You’ve made a sale of your art or handmade work, and your customer is thrilled. Now what?
Closing a sale isn’t the end of the story. It can actually be the beginning of a beautiful relationship. Your retail customer is clearly a fan, and you should take that to heart. It means that they are now a collector of your work, and you have reason to continue to interact with them, so that more business can be done.
Is your work collectible? If so, you may have a long-term repeat customer who wants to purchase again on a regular basis. When you design and build out your collection, you may want to deliberately create work that invites future sales. Repeat business builds business. If you can make additional sales to each of your retail clients, you can generate more income at a much lower cost than gaining new customers. After all, it’s much easier to sell to someone who already loves and owns what you make!
Drive repeat sales by staying in touch with your existing customer base. Invite them to connect with you on social media. Keep them on your email marketing list, and send a monthly campaign eblast. Mail invitations to your next studio sale. Let them know about your newest work by sending postcards – or invite them to your next fair, festival, exhibition or other event.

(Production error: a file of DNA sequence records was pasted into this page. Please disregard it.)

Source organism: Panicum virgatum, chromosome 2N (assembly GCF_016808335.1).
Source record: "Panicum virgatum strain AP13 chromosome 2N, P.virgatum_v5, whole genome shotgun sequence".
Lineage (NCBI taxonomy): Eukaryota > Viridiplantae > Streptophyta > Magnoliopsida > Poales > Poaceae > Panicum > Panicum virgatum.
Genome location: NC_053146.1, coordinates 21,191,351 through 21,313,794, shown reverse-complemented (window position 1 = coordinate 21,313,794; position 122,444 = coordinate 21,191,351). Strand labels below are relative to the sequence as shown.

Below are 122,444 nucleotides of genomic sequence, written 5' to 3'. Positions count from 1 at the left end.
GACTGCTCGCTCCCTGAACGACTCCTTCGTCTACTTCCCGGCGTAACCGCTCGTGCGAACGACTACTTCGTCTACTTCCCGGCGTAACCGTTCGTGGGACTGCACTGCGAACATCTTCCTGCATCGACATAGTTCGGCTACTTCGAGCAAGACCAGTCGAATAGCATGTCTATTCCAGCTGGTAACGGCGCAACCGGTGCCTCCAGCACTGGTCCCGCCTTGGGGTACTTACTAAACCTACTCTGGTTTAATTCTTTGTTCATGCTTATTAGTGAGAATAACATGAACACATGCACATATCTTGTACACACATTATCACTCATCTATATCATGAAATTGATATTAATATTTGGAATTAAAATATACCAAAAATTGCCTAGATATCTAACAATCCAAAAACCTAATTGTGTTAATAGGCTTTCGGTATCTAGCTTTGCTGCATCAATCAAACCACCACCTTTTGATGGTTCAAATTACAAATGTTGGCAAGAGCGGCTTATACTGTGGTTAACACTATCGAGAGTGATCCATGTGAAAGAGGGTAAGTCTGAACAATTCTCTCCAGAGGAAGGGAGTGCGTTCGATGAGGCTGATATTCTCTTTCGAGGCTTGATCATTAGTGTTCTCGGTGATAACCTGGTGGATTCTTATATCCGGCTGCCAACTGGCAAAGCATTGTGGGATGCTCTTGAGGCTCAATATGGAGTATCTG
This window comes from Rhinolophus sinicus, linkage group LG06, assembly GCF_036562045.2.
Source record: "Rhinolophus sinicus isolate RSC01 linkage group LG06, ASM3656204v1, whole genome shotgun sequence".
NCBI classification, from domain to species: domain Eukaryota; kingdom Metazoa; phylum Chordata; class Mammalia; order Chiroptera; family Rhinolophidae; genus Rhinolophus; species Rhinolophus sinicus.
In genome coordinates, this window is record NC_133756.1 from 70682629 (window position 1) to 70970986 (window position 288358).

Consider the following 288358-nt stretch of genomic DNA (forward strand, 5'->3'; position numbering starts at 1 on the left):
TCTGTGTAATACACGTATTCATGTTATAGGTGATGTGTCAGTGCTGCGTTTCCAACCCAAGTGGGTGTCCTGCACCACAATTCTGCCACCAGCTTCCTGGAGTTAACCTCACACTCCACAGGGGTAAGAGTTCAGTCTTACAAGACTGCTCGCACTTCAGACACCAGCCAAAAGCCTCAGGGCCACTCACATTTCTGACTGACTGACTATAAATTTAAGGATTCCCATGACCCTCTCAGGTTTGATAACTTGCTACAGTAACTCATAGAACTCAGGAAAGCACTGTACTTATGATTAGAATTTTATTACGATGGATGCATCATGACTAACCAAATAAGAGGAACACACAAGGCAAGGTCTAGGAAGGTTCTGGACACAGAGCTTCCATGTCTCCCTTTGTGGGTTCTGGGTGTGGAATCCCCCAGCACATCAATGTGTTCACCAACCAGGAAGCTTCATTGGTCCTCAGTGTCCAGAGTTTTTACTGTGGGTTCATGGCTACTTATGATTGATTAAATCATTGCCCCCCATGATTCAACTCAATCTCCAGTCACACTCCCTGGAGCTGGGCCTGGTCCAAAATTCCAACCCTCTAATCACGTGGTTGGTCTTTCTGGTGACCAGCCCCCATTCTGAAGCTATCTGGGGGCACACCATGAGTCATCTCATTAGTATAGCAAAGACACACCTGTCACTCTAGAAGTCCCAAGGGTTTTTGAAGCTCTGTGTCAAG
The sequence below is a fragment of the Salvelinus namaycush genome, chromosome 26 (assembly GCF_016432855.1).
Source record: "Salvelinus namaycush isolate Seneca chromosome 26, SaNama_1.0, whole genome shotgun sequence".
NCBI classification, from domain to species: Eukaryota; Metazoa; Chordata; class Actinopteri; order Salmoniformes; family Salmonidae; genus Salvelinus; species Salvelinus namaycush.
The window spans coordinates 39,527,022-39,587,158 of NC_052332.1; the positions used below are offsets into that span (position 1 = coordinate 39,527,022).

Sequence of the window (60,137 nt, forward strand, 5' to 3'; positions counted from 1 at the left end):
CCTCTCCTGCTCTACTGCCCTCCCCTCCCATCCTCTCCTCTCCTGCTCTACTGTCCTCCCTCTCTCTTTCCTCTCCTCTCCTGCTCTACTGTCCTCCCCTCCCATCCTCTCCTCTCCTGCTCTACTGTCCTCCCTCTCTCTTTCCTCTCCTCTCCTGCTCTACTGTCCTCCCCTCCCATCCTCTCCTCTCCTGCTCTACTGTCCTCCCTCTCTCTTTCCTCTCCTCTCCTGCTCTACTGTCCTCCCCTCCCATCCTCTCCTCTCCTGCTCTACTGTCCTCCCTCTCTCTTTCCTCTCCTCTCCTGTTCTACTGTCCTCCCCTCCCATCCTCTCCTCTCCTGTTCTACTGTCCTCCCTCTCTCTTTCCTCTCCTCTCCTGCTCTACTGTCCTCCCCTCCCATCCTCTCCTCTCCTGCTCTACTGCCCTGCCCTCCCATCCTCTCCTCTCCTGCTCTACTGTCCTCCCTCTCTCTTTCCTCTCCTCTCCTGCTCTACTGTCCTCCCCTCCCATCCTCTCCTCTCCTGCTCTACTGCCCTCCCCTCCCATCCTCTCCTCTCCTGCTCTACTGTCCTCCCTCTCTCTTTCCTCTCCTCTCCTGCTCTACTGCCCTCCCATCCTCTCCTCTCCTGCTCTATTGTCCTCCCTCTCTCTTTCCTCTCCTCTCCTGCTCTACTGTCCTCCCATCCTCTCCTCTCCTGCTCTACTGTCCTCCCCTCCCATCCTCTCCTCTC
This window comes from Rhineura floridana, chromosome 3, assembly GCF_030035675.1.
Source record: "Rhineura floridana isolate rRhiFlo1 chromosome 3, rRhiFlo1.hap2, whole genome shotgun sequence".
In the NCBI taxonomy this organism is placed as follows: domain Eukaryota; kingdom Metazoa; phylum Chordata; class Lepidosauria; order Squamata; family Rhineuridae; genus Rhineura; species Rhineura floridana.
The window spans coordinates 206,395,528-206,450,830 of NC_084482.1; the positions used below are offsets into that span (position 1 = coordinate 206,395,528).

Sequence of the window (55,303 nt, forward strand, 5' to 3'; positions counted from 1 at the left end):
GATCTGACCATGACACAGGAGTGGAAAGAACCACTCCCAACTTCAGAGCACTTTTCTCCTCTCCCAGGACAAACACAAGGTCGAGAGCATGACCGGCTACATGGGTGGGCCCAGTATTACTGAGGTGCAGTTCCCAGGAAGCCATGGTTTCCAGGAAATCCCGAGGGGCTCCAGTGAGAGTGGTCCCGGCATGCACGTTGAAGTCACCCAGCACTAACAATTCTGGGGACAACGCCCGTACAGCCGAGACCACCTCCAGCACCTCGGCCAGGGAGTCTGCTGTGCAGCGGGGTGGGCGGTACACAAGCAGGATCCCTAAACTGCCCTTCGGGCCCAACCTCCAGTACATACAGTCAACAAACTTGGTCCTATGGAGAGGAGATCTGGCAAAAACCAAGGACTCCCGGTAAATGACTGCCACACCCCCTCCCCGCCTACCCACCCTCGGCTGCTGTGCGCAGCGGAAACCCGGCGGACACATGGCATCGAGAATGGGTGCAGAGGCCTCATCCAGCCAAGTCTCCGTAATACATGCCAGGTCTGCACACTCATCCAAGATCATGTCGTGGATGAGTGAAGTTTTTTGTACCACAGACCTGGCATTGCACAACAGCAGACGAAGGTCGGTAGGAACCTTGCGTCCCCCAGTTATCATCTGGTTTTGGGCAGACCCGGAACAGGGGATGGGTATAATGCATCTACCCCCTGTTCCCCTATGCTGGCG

Collectors in general are very pleased to get to know the artists whose work they own. Quite often they feel honored, and love to tell others about their friendship with you. Although you can’t cultivate a relationship with every customer, you can certainly get to know your top fans. Don’t forget to let them know how much you appreciate their patronage!
After a sale has closed and a customer is particularly pleased with their purchase, you may want to ask them for a testimonial. Many people are happy to give one, especially if you provided great customer service or perhaps worked with them on a special order. Testimonials can have powerful marketing impact, and have considerably more pull than advertisements. Word of mouth is extremely important to today’s customers.
When your work is installed in your customer’s home, or perhaps they are wearing what you make, ask if you can take a photo. Not only will you be complementing them on their acquisition, but with their permission you can share these photos on your website, on social media or in your other marketing efforts. This acts as a visual testimonial for you.
Another request you can make of your collectors is to share your work and your name with others they know who may also have an interest. This can lead to referral sales, which are also easier to close than “cold” sales. Have you had a raving fan bring your more customers through their enthusiasm for your work? It’s happened to many artists.
Have you established a good rapport with your current collectors? What benefits have you realized from their repeat purchases and referrals?